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Cotterill: They were such special times

6 October 2014

Steve Cotterill says it will be a special moment to return ‘home’ as he brings his Bristol City team to Whaddon Road for Wednesday night’s Johnstone’s Paint Trophy second round tie.
The man who transformed Cheltenham Town between 1997 and 2002 will be making his first competitive appearance in the away dugout, having previously brought City and Burnley sides for pre-season friendlies.
When he was appointed caretaker manager, Cheltenham were in the Premier Division of the Southern League, but the by the time he left they were a League One club.
“I am looking forward to it because it’s my home town and I have so many fond memories there,” Cotterill said.
“From how many fans we had when I started, to leave the club in League One was remarkable and a lot of people deserve credit for what we achieved because it was a team effort.”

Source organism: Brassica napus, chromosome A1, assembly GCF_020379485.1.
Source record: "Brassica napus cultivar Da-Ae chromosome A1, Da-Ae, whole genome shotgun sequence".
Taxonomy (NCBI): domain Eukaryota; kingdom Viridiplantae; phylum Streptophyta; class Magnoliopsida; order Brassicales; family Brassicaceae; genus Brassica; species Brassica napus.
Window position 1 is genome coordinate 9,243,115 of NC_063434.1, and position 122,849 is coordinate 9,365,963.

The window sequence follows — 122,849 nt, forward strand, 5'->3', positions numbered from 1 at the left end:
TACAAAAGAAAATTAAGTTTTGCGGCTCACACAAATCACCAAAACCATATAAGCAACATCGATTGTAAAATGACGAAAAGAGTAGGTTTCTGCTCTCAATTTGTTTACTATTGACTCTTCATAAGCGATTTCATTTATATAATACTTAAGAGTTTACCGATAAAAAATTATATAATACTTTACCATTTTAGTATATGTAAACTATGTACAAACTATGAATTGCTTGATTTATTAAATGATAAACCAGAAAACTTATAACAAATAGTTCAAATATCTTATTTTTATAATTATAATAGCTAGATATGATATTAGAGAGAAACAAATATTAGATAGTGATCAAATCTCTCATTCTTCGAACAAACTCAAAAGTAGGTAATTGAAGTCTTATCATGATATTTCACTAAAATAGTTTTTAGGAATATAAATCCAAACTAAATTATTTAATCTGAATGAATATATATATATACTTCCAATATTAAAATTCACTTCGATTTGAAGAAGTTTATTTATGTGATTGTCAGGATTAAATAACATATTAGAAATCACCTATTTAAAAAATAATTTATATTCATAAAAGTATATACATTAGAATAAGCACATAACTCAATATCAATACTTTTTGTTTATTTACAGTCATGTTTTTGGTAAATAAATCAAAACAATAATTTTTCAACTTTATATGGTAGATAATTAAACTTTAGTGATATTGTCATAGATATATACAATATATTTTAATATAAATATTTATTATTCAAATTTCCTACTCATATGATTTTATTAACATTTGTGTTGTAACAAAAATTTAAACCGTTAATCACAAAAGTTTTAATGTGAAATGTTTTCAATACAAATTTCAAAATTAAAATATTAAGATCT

As well as leading Cheltenham to three promotions, Cotterill also took the club to Wembley for an FA Trophy final victory and the fifth round of the FA Cup in 2001/02, breaking records left, right and centre.
“Nobody dreamed we’d go as far as we did and my remit at the start was to get the club into the Conference,” Cotterill said.
“I’ve become good friends with a lot of the people involved, many of whom are still working at the club now.
“It was a special time for me because my mum was alive and when I look back on that period, it was nice for others to be able to enjoy it so it meant a lot to me and it was just a fantastic time.”
Cotterill has many highlights to pick from, but he said the defining image of his reign is Keith Knight’s cross being headed into the net by Michael Duff against Yeovil Town on April 22, 1999: the day Cheltenham secured promotion into the Football League.
“That photo sticks in my mind and I think it defines where the club was going at the time,” Cotterill said.
“The longer the club stays in the Football League the better and I’ve said it before, but if the club remains in League Two for the next 100 years I’d probably take that.
“A young boy in Cheltenham now can be a professional footballer in the town, which was not possible when I was growing up, so that’s the legacy, but I share it with a lot of people who did it all together.
“I love Cheltenham, but everyone who knows me will know I want to win the game and at 7.45pm it’s down to business as usual.”

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